Find the Math Fact Family Activity

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Updated on Mar 29, 2016

Math fact families are useful to understand for multiplication and division mastery. You can make math facts practice more fun with a game! This activity includes timed practice as well for extra motivation. Kids will enjoy trying to beat their time while identifying math fact families.

What You Need:

  • Pen
  • 20-30 Strips of Paper
  • Clock or timer

What You Do:

Step 1: To set up the game, you will write 4 numbers onto each strip of paper. 3 will be part of a fact family, and one will not be part of the fact family. A fact family is 3 numbers that are connected through multiplication and division. For instance, 2, 4 and 8 are a fact family because 2 x 4 = 8, 4 x 2 = 8, 8 ÷ 4 = 2 and 8 ÷ 2 = 4.

Step 2: Explain the concept of the fact family to your child and give several examples, such as 3, 9 and 27. Ask your child to go through the multiplication and division relationships between the example you gave.

Fact Family Examples:

2, 3, 6

6, 8, 48

4, 7, 28

5, 8, 40

3, 7, 21

8, 9, 72

Step 3: Explain to your child that she will select a strip of paper with 4 numbers on it. 3 numbers will be part of a fact family and one will not. She will need to tell you which one does not belong and then create a multiplication or division equation using the 3 numbers that are in the fact family. She will be given a group of four numbers, three that make up a fact family and one that doesn’t belong. She must correctly identify the number that doesn’t belong and then state a division fact using the numbers in the fact family.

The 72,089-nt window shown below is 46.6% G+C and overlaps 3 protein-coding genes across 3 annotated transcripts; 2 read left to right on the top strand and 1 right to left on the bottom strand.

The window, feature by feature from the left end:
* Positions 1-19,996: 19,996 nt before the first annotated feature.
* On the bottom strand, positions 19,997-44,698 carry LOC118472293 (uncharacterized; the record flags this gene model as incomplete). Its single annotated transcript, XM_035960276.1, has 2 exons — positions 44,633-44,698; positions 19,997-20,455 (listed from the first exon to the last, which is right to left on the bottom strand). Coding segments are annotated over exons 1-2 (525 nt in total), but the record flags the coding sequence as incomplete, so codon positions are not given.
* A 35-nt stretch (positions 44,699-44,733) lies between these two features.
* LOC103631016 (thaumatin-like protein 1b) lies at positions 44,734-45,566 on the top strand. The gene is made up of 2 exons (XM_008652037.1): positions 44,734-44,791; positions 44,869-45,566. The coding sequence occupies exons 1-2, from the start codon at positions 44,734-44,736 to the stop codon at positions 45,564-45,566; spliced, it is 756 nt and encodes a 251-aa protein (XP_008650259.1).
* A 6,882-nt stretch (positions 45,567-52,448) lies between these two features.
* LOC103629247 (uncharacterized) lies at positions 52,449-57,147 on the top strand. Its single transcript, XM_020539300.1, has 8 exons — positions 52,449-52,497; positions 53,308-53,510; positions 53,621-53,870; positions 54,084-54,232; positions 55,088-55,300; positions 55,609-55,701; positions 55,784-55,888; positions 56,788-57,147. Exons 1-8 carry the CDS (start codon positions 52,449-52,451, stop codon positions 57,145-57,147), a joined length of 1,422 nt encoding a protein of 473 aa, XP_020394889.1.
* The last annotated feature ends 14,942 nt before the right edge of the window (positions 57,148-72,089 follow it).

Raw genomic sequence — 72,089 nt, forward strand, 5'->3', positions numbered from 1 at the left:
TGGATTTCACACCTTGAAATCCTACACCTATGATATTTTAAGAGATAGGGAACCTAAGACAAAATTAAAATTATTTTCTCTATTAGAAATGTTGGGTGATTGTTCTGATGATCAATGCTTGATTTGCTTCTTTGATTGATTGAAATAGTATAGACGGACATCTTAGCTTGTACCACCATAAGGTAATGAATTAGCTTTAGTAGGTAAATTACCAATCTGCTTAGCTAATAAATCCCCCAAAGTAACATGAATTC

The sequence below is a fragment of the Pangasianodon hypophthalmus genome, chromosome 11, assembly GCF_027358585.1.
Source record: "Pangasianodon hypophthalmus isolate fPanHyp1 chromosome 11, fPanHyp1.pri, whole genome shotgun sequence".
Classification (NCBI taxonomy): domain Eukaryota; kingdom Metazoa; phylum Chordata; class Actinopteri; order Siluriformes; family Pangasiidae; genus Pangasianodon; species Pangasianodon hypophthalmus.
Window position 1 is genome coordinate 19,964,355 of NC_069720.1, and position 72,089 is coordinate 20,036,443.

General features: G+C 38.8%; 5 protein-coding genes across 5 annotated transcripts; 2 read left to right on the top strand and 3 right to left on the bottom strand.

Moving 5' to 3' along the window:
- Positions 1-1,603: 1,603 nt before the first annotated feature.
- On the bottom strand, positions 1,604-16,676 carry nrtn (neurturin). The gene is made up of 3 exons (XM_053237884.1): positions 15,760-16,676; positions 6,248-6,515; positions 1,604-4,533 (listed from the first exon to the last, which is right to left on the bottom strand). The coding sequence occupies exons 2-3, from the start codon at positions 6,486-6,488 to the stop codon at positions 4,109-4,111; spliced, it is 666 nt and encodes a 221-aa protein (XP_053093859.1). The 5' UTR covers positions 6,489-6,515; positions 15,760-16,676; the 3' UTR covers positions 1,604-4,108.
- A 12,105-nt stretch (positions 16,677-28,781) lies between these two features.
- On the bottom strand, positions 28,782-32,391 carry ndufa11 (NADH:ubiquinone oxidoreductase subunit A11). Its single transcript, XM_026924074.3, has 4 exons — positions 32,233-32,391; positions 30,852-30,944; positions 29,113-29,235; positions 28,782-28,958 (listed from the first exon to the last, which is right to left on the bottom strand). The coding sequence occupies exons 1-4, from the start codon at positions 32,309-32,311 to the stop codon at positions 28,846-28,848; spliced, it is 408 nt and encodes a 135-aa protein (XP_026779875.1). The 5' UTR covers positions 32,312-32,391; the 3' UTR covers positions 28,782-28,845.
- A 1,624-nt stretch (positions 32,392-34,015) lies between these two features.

Step 4:  Ask your child to start by choosing a strip of paper and trying to identify the number that does not belong.

Step 5:  Once she has done one for practice, set a timer for 2 minutes and tell her to go through as many as she can in 2 minutes.

Step 6: After 2 minutes have passed, count the number of strips she completed. Now you can challenge her to try to beat her record and complete even more strips in 2 minutes this time. Challenge your child to beat her record. Play several rounds and see whether she is able to improve.

It may be beneficial to return to the game several days later to see whether your child can get an even better time. Another version of this game is to compete against someone else. Show the strip of paper to two people at the same time, and the first person to call out the number that isn’t part of the fact family wins that strip and earns one point. The person with the most points at the end of the game wins.

Brigid Del Carmen has a Master's Degree in Special Education with endorsements in Learning Disabilities and Behavior Disorders/Emotional Impairments. Over the past eight years, she has taught Language Arts, Reading and Math in her middle school special education classroom.